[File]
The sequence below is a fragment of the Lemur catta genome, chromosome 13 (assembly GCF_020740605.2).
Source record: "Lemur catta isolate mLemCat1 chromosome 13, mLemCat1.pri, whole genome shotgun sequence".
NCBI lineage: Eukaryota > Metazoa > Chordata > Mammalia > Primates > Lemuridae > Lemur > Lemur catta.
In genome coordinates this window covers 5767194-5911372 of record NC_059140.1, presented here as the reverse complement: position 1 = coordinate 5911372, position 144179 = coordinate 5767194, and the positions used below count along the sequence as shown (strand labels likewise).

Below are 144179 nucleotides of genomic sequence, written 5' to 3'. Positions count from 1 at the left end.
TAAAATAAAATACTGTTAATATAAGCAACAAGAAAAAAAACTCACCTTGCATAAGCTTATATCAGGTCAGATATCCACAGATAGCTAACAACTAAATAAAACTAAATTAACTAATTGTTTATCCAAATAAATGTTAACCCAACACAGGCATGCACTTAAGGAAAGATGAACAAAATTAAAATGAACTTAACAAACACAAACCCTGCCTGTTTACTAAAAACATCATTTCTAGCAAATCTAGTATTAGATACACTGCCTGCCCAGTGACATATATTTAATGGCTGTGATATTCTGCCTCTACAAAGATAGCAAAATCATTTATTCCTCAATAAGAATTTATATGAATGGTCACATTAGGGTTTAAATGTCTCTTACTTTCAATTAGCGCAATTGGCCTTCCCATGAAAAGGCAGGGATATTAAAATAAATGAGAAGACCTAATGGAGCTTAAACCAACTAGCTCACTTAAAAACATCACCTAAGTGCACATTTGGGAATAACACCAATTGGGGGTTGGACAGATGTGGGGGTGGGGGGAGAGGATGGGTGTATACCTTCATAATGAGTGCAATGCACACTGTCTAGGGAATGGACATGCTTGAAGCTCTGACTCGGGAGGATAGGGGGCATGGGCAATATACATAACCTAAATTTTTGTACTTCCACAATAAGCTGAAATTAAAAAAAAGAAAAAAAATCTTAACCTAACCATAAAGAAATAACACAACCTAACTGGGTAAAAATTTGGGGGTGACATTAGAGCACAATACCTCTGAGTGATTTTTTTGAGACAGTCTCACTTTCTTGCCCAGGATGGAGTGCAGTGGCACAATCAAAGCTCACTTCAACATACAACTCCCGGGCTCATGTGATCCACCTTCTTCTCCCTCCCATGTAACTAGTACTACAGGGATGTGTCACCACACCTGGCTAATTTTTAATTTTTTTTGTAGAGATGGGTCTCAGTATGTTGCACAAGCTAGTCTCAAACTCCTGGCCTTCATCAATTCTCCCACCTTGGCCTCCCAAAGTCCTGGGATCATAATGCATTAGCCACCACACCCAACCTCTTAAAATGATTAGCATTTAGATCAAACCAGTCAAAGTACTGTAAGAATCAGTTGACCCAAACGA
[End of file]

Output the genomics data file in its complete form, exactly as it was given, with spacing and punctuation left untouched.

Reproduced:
The sequence below is a fragment of the Lemur catta genome, chromosome 13 (assembly GCF_020740605.2).
Source record: "Lemur catta isolate mLemCat1 chromosome 13, mLemCat1.pri, whole genome shotgun sequence".
NCBI lineage: Eukaryota > Metazoa > Chordata > Mammalia > Primates > Lemuridae > Lemur > Lemur catta.
In genome coordinates this window covers 5767194-5911372 of record NC_059140.1, presented here as the reverse complement: position 1 = coordinate 5911372, position 144179 = coordinate 5767194, and the positions used below count along the sequence as shown (strand labels likewise).

Below are 144179 nucleotides of genomic sequence, written 5' to 3'. Positions count from 1 at the left end.
TAAAATAAAATACTGTTAATATAAGCAACAAGAAAAAAAACTCACCTTGCATAAGCTTATATCAGGTCAGATATCCACAGATAGCTAACAACTAAATAAAACTAAATTAACTAATTGTTTATCCAAATAAATGTTAACCCAACACAGGCATGCACTTAAGGAAAGATGAACAAAATTAAAATGAACTTAACAAACACAAACCCTGCCTGTTTACTAAAAACATCATTTCTAGCAAATCTAGTATTAGATACACTGCCTGCCCAGTGACATATATTTAATGGCTGTGATATTCTGCCTCTACAAAGATAGCAAAATCATTTATTCCTCAATAAGAATTTATATGAATGGTCACATTAGGGTTTAAATGTCTCTTACTTTCAATTAGCGCAATTGGCCTTCCCATGAAAAGGCAGGGATATTAAAATAAATGAGAAGACCTAATGGAGCTTAAACCAACTAGCTCACTTAAAAACATCACCTAAGTGCACATTTGGGAATAACACCAATTGGGGGTTGGACAGATGTGGGGGTGGGGGGAGAGGATGGGTGTATACCTTCATAATGAGTGCAATGCACACTGTCTAGGGAATGGACATGCTTGAAGCTCTGACTCGGGAGGATAGGGGGCATGGGCAATATACATAACCTAAATTTTTGTACTTCCACAATAAGCTGAAATTAAAAAAAAGAAAAAAAATCTTAACCTAACCATAAAGAAATAACACAACCTAACTGGGTAAAAATTTGGGGGTGACATTAGAGCACAATACCTCTGAGTGATTTTTTTGAGACAGTCTCACTTTCTTGCCCAGGATGGAGTGCAGTGGCACAATCAAAGCTCACTTCAACATACAACTCCCGGGCTCATGTGATCCACCTTCTTCTCCCTCCCATGTAACTAGTACTACAGGGATGTGTCACCACACCTGGCTAATTTTTAATTTTTTTTGTAGAGATGGGTCTCAGTATGTTGCACAAGCTAGTCTCAAACTCCTGGCCTTCATCAATTCTCCCACCTTGGCCTCCCAAAGTCCTGGGATCATAATGCATTAGCCACCACACCCAACCTCTTAAAATGATTAGCATTTAGATCAAACCAGTCAAAGTACTGTAAGAATCAGTTGACCCAAACGA